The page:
On Tuesday, December 13th, we had another great group of volunteers sworn in as Court Appointed Special Advocates by Judge Tim Irwin at the Knox County Juvenile Court . These five new volunteers are going to be exceptional advocates. As their trainer, I had the opportunity to see the passion they have for children exhibited repeatedly. These volunteers show up for five weeks, twice a week, to sit in a three hour long class. They always come in with reading (or anything else asked of them) done, eager to learn about what it means to be a CASA and how best to approach the work.
Since not everyone knows exactly what a swearing in entails I’ll give you a little rundown of what usually takes place. First off, everyone who is going to be sworn in meets in the lobby at Juvenile Court. This is an exciting time. Everyone is dressed to impress and often has friends or family with them to show their support. While we wait there always seems to be a kind of nervous energy present. I can only speak for myself as to why that is. I think it’s because in that moment of anticipation you really begin to consider the weight of what we, as CASAs, have signed up to do- suddenly what we’ve simply talked about is going to become a reality. We are going to advocate on behalf of children in abuse and neglect cases in the Knox County Juvenile Court- no small endeavor.
Once Judge Irwin is ready, CASA staff, current volunteers, CASA board members, court staff, and attending press file into the main courtroom. Those about to be sworn-in sit in the front row. Judge Irwin begins by thanking the volunteers for signing up to be CASA advocates. This is followed by a strong inducement to hold sacred the confidentiality that we are bound to protect. All new volunteers stand, take the oath, and then Judge Irwin signs the oaths. This is always followed by a photo session, where Judge Irwin always towers over our recently sworn-in volunteers. It makes for a great photo!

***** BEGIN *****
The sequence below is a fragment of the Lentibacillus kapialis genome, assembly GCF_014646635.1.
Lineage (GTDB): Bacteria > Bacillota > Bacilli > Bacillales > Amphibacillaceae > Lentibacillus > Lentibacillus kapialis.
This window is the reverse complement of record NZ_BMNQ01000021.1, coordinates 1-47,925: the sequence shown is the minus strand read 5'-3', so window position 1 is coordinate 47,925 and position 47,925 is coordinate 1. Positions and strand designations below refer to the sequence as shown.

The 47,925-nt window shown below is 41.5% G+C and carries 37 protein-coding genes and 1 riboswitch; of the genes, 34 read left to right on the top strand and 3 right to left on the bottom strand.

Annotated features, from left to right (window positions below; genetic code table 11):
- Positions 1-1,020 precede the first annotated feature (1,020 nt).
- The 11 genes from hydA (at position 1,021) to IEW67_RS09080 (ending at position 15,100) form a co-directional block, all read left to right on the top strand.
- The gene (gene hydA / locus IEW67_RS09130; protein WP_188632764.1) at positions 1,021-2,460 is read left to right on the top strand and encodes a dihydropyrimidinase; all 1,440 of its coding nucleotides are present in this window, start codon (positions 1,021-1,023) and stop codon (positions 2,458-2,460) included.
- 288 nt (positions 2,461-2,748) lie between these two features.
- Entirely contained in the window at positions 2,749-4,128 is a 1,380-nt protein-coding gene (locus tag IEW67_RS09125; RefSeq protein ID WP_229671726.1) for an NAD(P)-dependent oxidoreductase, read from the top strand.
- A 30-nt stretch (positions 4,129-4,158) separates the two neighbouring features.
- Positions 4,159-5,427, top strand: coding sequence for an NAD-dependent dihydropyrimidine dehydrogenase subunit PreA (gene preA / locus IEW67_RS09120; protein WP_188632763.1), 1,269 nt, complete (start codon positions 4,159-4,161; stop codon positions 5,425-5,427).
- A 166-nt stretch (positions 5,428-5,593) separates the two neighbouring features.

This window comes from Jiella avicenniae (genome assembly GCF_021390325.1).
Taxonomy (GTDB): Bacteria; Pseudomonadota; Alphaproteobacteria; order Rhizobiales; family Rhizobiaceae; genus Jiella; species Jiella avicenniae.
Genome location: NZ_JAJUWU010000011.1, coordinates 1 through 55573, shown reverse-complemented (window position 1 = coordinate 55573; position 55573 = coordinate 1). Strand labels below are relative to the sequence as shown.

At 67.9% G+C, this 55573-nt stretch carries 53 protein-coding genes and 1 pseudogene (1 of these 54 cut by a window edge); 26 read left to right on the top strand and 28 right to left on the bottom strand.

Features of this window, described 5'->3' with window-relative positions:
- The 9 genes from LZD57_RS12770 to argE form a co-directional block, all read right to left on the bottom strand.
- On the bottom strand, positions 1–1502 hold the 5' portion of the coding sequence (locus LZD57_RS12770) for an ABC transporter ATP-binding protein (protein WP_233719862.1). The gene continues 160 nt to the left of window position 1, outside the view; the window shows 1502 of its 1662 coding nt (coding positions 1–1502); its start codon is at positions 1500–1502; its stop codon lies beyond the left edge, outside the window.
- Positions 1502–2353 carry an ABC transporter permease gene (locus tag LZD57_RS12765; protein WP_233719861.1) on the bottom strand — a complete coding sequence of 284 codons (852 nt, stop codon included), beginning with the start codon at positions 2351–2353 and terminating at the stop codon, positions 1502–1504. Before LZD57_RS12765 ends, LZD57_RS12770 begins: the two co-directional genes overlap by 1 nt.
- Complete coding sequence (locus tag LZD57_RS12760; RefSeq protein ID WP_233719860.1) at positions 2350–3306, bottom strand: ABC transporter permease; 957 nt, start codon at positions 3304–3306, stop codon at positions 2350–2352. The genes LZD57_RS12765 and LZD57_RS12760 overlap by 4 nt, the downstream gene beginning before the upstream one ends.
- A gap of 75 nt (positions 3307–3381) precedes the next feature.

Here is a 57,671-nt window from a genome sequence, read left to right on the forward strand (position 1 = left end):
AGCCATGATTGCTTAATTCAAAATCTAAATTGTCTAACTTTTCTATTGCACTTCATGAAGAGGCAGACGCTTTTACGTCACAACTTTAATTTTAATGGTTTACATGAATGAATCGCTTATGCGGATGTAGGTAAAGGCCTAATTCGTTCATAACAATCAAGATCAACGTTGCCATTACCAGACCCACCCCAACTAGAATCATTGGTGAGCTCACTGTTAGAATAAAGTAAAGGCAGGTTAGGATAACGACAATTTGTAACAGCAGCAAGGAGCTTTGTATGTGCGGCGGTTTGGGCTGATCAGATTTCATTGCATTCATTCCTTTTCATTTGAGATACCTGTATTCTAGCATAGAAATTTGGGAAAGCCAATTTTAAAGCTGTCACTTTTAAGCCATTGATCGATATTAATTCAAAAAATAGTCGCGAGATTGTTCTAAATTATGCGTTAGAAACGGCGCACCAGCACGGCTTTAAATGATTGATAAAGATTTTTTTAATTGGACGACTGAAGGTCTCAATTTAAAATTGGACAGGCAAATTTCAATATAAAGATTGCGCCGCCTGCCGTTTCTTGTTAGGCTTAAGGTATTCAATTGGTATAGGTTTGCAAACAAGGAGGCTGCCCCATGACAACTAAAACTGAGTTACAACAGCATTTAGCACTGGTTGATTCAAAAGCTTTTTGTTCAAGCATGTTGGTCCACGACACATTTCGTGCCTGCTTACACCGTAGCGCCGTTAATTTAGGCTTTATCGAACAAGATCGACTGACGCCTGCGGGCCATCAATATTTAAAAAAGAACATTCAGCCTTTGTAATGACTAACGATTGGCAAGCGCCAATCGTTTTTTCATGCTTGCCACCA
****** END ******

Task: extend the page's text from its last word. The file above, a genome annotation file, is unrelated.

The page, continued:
After pictures are taken and everyone leaves the courtroom we head over to the conference room for a reception. The reception is a small affair, but fun nonetheless. If you’ve never been to a swearing in, I suggest you come to one. I know we’d all appreciate your support for one of the most exciting days we get to share in at CASA. On this particular morning our swearing in reception ended with smiles, hugs, and this time around, several new volunteers left with a new case in hand, ready to begin the work they trained to undertake.
-Melissa Miller, Recruitment and Training Coordinator